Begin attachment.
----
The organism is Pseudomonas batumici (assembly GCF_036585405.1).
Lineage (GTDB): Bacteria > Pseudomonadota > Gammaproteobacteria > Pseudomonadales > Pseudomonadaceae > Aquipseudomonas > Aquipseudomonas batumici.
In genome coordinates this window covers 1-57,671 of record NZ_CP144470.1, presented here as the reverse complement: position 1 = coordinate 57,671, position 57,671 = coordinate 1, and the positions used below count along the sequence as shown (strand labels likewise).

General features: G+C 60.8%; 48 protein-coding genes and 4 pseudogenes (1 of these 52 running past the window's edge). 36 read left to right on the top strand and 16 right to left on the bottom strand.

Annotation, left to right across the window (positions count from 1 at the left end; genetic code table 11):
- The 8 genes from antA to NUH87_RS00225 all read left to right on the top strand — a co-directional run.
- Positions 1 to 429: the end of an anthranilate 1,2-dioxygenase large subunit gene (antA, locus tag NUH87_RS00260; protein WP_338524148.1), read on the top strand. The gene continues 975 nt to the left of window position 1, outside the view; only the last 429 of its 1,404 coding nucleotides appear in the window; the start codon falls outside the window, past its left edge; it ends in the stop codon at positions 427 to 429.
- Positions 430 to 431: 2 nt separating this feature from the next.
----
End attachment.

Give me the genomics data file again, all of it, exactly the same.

The organism is Pseudomonas batumici (assembly GCF_036585405.1).
Lineage (GTDB): Bacteria > Pseudomonadota > Gammaproteobacteria > Pseudomonadales > Pseudomonadaceae > Aquipseudomonas > Aquipseudomonas batumici.
In genome coordinates this window covers 1-57,671 of record NZ_CP144470.1, presented here as the reverse complement: position 1 = coordinate 57,671, position 57,671 = coordinate 1, and the positions used below count along the sequence as shown (strand labels likewise).

General features: G+C 60.8%; 48 protein-coding genes and 4 pseudogenes (1 of these 52 running past the window's edge). 36 read left to right on the top strand and 16 right to left on the bottom strand.

Annotation, left to right across the window (positions count from 1 at the left end; genetic code table 11):
- The 8 genes from antA to NUH87_RS00225 all read left to right on the top strand — a co-directional run.
- Positions 1 to 429: the end of an anthranilate 1,2-dioxygenase large subunit gene (antA, locus tag NUH87_RS00260; protein WP_338524148.1), read on the top strand. The gene continues 975 nt to the left of window position 1, outside the view; only the last 429 of its 1,404 coding nucleotides appear in the window; the start codon falls outside the window, past its left edge; it ends in the stop codon at positions 427 to 429.
- Positions 430 to 431: 2 nt separating this feature from the next.